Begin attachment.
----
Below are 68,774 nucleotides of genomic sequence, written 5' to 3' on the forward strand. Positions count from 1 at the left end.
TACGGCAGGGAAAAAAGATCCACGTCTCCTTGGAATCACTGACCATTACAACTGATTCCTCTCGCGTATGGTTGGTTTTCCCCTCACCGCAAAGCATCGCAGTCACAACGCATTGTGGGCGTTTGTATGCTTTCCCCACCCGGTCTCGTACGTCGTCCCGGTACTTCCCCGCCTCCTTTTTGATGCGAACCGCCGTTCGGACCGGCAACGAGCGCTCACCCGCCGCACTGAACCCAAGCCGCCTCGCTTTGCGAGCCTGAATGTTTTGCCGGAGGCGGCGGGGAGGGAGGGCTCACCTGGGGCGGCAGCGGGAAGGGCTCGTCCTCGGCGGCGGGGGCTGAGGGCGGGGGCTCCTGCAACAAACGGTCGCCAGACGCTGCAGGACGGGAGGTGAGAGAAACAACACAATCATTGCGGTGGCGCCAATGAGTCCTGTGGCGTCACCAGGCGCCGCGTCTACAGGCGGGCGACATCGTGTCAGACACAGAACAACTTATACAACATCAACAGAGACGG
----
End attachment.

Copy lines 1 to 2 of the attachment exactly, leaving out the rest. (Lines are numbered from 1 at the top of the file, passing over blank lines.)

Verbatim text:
Below are 68,774 nucleotides of genomic sequence, written 5' to 3' on the forward strand. Positions count from 1 at the left end.
TACGGCAGGGAAAAAAGATCCACGTCTCCTTGGAATCACTGACCATTACAACTGATTCCTCTCGCGTATGGTTGGTTTTCCCCTCACCGCAAAGCATCGCAGTCACAACGCATTGTGGGCGTTTGTATGCTTTCCCCACCCGGTCTCGTACGTCGTCCCGGTACTTCCCCGCCTCCTTTTTGATGCGAACCGCCGTTCGGACCGGCAACGAGCGCTCACCCGCCGCACTGAACCCAAGCCGCCTCGCTTTGCGAGCCTGAATGTTTTGCCGGAGGCGGCGGGGAGGGAGGGCTCACCTGGGGCGGCAGCGGGAAGGGCTCGTCCTCGGCGGCGGGGGCTGAGGGCGGGGGCTCCTGCAACAAACGGTCGCCAGACGCTGCAGGACGGGAGGTGAGAGAAACAACACAATCATTGCGGTGGCGCCAATGAGTCCTGTGGCGTCACCAGGCGCCGCGTCTACAGGCGGGCGACATCGTGTCAGACACAGAACAACTTATACAACATCAACAGAGACGG